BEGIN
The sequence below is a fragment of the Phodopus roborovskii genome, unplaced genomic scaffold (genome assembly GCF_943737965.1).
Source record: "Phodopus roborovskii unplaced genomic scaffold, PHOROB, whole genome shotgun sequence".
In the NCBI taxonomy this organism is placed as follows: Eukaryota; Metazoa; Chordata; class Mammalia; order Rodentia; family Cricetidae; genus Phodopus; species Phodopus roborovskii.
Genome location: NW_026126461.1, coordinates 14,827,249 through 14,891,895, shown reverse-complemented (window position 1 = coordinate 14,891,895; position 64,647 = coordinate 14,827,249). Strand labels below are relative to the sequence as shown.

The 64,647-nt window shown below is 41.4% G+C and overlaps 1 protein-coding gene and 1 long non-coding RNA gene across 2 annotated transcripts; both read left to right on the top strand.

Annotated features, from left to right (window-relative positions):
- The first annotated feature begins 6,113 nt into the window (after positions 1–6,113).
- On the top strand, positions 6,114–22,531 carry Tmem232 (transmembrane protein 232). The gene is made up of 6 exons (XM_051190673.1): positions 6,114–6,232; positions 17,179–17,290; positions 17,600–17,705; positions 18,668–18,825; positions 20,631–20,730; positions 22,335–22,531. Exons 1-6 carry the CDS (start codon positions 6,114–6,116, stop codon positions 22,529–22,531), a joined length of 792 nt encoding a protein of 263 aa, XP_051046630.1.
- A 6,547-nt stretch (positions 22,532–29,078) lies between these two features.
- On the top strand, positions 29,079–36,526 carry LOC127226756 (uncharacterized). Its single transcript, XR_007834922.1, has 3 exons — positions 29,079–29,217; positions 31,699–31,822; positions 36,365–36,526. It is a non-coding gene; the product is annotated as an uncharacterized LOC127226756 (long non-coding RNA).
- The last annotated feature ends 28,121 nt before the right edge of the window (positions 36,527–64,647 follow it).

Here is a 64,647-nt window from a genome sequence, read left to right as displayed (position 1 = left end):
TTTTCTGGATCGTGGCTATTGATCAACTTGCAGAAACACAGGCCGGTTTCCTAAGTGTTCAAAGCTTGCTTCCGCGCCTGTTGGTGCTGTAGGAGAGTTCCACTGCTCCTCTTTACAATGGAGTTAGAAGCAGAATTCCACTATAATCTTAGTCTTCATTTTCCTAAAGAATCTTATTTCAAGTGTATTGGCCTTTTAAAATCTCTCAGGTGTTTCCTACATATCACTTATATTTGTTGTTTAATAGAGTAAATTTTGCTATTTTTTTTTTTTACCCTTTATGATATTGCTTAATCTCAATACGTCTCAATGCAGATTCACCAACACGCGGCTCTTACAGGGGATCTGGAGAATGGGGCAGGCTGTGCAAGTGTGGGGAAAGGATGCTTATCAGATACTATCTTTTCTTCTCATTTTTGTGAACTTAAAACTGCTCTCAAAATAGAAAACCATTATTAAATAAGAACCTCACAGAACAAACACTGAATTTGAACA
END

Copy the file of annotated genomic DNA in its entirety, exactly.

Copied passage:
The sequence below is a fragment of the Phodopus roborovskii genome, unplaced genomic scaffold (genome assembly GCF_943737965.1).
Source record: "Phodopus roborovskii unplaced genomic scaffold, PHOROB, whole genome shotgun sequence".
In the NCBI taxonomy this organism is placed as follows: Eukaryota; Metazoa; Chordata; class Mammalia; order Rodentia; family Cricetidae; genus Phodopus; species Phodopus roborovskii.
Genome location: NW_026126461.1, coordinates 14,827,249 through 14,891,895, shown reverse-complemented (window position 1 = coordinate 14,891,895; position 64,647 = coordinate 14,827,249). Strand labels below are relative to the sequence as shown.

The 64,647-nt window shown below is 41.4% G+C and overlaps 1 protein-coding gene and 1 long non-coding RNA gene across 2 annotated transcripts; both read left to right on the top strand.

Annotated features, from left to right (window-relative positions):
- The first annotated feature begins 6,113 nt into the window (after positions 1–6,113).
- On the top strand, positions 6,114–22,531 carry Tmem232 (transmembrane protein 232). The gene is made up of 6 exons (XM_051190673.1): positions 6,114–6,232; positions 17,179–17,290; positions 17,600–17,705; positions 18,668–18,825; positions 20,631–20,730; positions 22,335–22,531. Exons 1-6 carry the CDS (start codon positions 6,114–6,116, stop codon positions 22,529–22,531), a joined length of 792 nt encoding a protein of 263 aa, XP_051046630.1.
- A 6,547-nt stretch (positions 22,532–29,078) lies between these two features.
- On the top strand, positions 29,079–36,526 carry LOC127226756 (uncharacterized). Its single transcript, XR_007834922.1, has 3 exons — positions 29,079–29,217; positions 31,699–31,822; positions 36,365–36,526. It is a non-coding gene; the product is annotated as an uncharacterized LOC127226756 (long non-coding RNA).
- The last annotated feature ends 28,121 nt before the right edge of the window (positions 36,527–64,647 follow it).

Here is a 64,647-nt window from a genome sequence, read left to right as displayed (position 1 = left end):
TTTTCTGGATCGTGGCTATTGATCAACTTGCAGAAACACAGGCCGGTTTCCTAAGTGTTCAAAGCTTGCTTCCGCGCCTGTTGGTGCTGTAGGAGAGTTCCACTGCTCCTCTTTACAATGGAGTTAGAAGCAGAATTCCACTATAATCTTAGTCTTCATTTTCCTAAAGAATCTTATTTCAAGTGTATTGGCCTTTTAAAATCTCTCAGGTGTTTCCTACATATCACTTATATTTGTTGTTTAATAGAGTAAATTTTGCTATTTTTTTTTTTTACCCTTTATGATATTGCTTAATCTCAATACGTCTCAATGCAGATTCACCAACACGCGGCTCTTACAGGGGATCTGGAGAATGGGGCAGGCTGTGCAAGTGTGGGGAAAGGATGCTTATCAGATACTATCTTTTCTTCTCATTTTTGTGAACTTAAAACTGCTCTCAAAATAGAAAACCATTATTAAATAAGAACCTCACAGAACAAACACTGAATTTGAACA